Intel’s Haswell chip made an appearance at this year’s CES although it wasn’t the star of the show. The chip maker wasn’t keen on playing show and tell with the CPU itself but we did get a pretty solid look at what the integrated graphics on Haswell (codenamed GT3) are capable of courtesy of a comparison video recently posted by the Tech Report.
In the video below, one system was running Intel’s Haswell CPU with integrated graphics while the other system was packing a Core i7 Ivy Bridge chip and a discrete Nvidia GeForce GT 650M graphics card. Dirt 3 was running at 1080p resolution with all of the details set to high and as you can see for yourself, it’s tough to determine which system is which.
We are reminded that the GeForce GT 650M is a midrange graphics card with 384 ALUs, a 128-bit path that dips into dedicated memory and clock speeds as high as 900MHz. The part is Nvidia’s fastest mobile GPU under the GT banner and is used in Apple’s 15-inch MacBook Pro with Retina display.
The publication also points out that drivers have been a sticking point with Intel graphics for some time but they are now releasing updates on a quarterly basis. The fact that Intel has released a new QuickSync SDK will help to ensure developers will have compatible software by the time the chip launches. At last check, Intel is planning to launch Haswell by the end of Q2 2013.Explore More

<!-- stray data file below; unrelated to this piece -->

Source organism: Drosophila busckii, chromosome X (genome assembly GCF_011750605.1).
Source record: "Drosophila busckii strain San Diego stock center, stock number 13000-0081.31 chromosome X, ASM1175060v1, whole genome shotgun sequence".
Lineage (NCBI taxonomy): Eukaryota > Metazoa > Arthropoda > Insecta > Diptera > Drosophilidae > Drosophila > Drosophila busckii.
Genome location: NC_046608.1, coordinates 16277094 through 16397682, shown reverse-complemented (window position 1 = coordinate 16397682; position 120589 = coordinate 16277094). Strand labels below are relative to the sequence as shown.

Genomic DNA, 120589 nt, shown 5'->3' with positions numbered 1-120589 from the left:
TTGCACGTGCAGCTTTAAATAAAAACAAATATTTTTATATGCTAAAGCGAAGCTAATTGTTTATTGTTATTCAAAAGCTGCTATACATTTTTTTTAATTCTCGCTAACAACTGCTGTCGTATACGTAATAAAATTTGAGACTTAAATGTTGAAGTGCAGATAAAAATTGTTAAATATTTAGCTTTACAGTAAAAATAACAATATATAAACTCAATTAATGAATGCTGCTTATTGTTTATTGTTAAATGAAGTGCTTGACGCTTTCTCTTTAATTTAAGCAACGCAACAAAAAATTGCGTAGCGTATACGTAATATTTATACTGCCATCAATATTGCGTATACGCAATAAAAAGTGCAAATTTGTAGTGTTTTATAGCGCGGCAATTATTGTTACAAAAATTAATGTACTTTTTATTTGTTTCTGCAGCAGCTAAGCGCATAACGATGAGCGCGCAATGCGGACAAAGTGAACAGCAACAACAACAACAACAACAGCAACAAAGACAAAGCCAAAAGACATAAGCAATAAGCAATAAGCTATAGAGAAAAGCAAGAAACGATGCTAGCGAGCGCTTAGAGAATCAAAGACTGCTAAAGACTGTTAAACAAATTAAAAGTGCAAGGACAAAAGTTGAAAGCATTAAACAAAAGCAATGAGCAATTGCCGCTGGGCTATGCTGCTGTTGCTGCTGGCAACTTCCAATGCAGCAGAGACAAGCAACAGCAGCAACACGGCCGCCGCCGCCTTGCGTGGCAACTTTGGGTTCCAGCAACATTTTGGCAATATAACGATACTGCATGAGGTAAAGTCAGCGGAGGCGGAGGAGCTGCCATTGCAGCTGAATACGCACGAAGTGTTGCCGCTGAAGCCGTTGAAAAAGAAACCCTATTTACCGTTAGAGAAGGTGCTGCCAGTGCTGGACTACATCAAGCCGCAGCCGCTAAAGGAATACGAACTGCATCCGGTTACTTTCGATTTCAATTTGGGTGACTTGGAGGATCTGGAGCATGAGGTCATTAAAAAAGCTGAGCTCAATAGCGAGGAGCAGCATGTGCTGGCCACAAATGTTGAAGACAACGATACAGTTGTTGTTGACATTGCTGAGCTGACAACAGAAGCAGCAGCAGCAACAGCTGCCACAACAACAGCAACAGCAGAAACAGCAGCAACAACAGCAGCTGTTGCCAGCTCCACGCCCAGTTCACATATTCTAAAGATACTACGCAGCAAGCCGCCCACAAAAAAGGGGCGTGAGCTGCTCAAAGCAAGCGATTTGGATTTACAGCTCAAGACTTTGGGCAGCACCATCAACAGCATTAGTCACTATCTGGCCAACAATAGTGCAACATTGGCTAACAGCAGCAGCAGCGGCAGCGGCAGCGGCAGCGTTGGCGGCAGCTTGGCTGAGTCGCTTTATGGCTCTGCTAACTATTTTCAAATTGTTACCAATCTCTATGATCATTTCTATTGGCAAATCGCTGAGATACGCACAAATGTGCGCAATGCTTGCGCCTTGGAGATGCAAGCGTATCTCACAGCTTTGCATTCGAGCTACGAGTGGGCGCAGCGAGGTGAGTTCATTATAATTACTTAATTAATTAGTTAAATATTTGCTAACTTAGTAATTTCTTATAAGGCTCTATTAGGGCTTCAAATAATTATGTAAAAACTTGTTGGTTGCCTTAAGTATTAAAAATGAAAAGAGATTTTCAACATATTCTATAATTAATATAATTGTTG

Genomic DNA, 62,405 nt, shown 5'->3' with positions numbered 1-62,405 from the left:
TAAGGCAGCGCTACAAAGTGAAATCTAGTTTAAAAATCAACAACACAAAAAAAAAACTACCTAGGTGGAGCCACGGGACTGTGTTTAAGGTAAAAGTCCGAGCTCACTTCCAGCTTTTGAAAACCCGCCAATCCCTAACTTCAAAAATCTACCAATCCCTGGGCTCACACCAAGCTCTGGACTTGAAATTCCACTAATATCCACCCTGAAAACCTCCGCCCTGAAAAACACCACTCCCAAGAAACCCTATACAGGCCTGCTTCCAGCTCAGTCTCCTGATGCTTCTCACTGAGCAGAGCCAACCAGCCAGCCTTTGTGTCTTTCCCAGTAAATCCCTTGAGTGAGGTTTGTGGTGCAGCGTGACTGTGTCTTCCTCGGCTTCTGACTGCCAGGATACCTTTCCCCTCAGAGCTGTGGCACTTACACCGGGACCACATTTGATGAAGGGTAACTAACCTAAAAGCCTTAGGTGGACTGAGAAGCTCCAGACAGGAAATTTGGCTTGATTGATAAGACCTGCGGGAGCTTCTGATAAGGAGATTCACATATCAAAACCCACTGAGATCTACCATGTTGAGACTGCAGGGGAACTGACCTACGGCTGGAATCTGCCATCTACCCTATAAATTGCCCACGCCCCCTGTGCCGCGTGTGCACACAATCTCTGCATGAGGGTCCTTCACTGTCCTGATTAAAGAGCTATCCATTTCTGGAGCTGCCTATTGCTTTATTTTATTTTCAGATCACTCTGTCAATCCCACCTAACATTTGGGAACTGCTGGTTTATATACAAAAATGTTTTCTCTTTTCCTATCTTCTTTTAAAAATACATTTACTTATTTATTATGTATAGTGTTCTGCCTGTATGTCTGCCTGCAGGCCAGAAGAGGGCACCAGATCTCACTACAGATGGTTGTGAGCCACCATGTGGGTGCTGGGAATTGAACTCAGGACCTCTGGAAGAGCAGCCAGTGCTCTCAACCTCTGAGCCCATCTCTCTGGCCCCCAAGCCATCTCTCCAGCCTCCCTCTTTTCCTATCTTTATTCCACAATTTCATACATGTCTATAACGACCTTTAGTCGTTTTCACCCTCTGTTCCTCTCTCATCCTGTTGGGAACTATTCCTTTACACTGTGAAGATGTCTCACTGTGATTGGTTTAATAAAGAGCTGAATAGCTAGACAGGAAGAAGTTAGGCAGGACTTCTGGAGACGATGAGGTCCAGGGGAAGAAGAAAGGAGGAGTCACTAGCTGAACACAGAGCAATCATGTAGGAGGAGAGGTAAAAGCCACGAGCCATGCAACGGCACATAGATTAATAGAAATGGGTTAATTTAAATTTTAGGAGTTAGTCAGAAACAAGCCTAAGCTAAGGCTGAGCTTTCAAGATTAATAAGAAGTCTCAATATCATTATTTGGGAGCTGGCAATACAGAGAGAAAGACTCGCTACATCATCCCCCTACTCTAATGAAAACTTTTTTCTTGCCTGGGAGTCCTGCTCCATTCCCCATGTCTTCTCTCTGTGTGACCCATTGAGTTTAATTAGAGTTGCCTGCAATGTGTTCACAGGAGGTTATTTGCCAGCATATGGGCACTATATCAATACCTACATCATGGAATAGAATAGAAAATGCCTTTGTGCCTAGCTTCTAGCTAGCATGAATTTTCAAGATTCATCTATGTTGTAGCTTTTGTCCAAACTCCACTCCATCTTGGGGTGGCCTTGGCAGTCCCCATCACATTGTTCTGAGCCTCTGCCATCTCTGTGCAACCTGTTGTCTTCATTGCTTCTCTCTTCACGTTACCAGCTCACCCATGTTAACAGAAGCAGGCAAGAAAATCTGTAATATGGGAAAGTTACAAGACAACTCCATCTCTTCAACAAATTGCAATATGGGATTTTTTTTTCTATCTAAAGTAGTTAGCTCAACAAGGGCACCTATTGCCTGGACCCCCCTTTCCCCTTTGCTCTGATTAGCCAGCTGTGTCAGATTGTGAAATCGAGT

It's easy for humans to identify faces in pictures on Facebook, but the method isn't as simple for computers. Sure, Facebook has a suggested prompt that predicts who you're trying to tag, but now the company is working on a technology that promises "near-human accuracy" so you won't have to do it yourself in the future.
Facebook's API Group is developing software called DeepFace, which maps 3D facial features and creates a colorless model to narrow in on specific characterizations. The accuracy of the method is 97.25%, which is just under the 97.5% accuracy that a human can identify, according to the group.
"We present a system (DeepFace) that has closed the majority of the remaining gap in the most popular benchmark in unconstrained face recognition, and is now at the brink of human level accuracy," researchers said in a report released by Facebook API Group. "It is trained on a large dataset of faces acquired from a population vastly different than the one used to construct the evaluation benchmarks, and it is able to outperform existing systems with only very minimal adaption."
To develop the technology, Facebook looked at 4.4 million tagged faces from 4,030 of its users to help the system learn how to better identify features specific to each person. The report also reveals that Facebook looks at modern face recognition in four phases: detect, align, represent and classify.
"We revisit both the alignment step and the representation step by employing explicit 3D face modeling in order to apply a piecewise affine transformation, and derive a face representation from a nine-layer deep neural network," the company notes on its DeepFace page.
Although we might not see the updated approach on Facebook just yet, the site is expected to present it at the IEEE Conference on Computer Vision and Pattern Recognition in June, according to MIT Technology Review.